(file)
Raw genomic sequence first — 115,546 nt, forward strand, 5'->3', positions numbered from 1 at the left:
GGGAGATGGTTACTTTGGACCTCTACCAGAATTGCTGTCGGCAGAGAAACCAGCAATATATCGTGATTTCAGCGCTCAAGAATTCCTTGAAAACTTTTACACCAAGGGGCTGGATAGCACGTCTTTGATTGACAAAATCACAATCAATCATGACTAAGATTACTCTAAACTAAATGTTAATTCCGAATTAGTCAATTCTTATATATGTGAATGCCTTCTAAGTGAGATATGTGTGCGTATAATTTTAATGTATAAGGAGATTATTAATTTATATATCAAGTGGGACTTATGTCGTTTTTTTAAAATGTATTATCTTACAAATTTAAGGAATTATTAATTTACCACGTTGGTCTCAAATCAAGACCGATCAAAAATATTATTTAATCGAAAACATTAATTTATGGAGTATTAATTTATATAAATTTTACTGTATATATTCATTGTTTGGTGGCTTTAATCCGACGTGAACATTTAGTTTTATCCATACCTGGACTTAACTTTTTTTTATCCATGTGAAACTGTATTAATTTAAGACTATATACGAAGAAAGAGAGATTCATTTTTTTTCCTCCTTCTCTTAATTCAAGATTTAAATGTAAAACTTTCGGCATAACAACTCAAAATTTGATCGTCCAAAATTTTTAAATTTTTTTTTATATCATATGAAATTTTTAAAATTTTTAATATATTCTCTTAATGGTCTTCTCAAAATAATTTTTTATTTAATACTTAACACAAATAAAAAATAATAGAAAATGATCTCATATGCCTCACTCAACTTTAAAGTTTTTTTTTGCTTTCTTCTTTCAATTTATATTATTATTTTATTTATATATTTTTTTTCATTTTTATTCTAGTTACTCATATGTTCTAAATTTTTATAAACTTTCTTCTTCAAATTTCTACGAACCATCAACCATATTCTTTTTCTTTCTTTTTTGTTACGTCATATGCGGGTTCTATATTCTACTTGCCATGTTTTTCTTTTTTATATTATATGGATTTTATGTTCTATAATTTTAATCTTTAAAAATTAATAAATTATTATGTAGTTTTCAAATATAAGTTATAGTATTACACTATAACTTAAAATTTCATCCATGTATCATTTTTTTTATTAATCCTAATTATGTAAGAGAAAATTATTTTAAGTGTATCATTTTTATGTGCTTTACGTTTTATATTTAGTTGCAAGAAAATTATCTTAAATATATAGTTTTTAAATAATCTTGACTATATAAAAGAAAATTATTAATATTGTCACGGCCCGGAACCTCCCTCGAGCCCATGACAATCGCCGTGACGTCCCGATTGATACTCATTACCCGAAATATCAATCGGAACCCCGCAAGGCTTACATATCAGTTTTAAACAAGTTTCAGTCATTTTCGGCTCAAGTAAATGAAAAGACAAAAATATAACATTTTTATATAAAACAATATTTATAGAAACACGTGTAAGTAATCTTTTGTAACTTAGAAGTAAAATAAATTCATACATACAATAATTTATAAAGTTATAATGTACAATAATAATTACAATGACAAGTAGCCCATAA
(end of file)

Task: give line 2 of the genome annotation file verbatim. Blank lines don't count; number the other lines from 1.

GGGAGATGGTTACTTTGGACCTCTACCAGAATTGCTGTCGGCAGAGAAACCAGCAATATATCGTGATTTCAGCGCTCAAGAATTCCTTGAAAACTTTTACACCAAGGGGCTGGATAGCACGTCTTTGATTGACAAAATCACAATCAATCATGACTAAGATTACTCTAAACTAAATGTTAATTCCGAATTAGTCAATTCTTATATATGTGAATGCCTTCTAAGTGAGATATGTGTGCGTATAATTTTAATGTATAAGGAGATTATTAATTTATATATCAAGTGGGACTTATGTCGTTTTTTTAAAATGTATTATCTTACAAATTTAAGGAATTATTAATTTACCACGTTGGTCTCAAATCAAGACCGATCAAAAATATTATTTAATCGAAAACATTAATTTATGGAGTATTAATTTATATAAATTTTACTGTATATATTCATTGTTTGGTGGCTTTAATCCGACGTGAACATTTAGTTTTATCCATACCTGGACTTAACTTTTTTTTATCCATGTGAAACTGTATTAATTTAAGACTATATACGAAGAAAGAGAGATTCATTTTTTTTCCTCCTTCTCTTAATTCAAGATTTAAATGTAAAACTTTCGGCATAACAACTCAAAATTTGATCGTCCAAAATTTTTAAATTTTTTTTTATATCATATGAAATTTTTAAAATTTTTAATATATTCTCTTAATGGTCTTCTCAAAATAATTTTTTATTTAATACTTAACACAAATAAAAAATAATAGAAAATGATCTCATATGCCTCACTCAACTTTAAAGTTTTTTTTTGCTTTCTTCTTTCAATTTATATTATTATTTTATTTATATATTTTTTTTCATTTTTATTCTAGTTACTCATATGTTCTAAATTTTTATAAACTTTCTTCTTCAAATTTCTACGAACCATCAACCATATTCTTTTTCTTTCTTTTTTGTTACGTCATATGCGGGTTCTATATTCTACTTGCCATGTTTTTCTTTTTTATATTATATGGATTTTATGTTCTATAATTTTAATCTTTAAAAATTAATAAATTATTATGTAGTTTTCAAATATAAGTTATAGTATTACACTATAACTTAAAATTTCATCCATGTATCATTTTTTTTATTAATCCTAATTATGTAAGAGAAAATTATTTTAAGTGTATCATTTTTATGTGCTTTACGTTTTATATTTAGTTGCAAGAAAATTATCTTAAATATATAGTTTTTAAATAATCTTGACTATATAAAAGAAAATTATTAATATTGTCACGGCCCGGAACCTCCCTCGAGCCCATGACAATCGCCGTGACGTCCCGATTGATACTCATTACCCGAAATATCAATCGGAACCCCGCAAGGCTTACATATCAGTTTTAAACAAGTTTCAGTCATTTTCGGCTCAAGTAAATGAAAAGACAAAAATATAACATTTTTATATAAAACAATATTTATAGAAACACGTGTAAGTAATCTTTTGTAACTTAGAAGTAAAATAAATTCATACATACAATAATTTATAAAGTTATAATGTACAATAATAATTACAATGACAAGTAGCCCATAA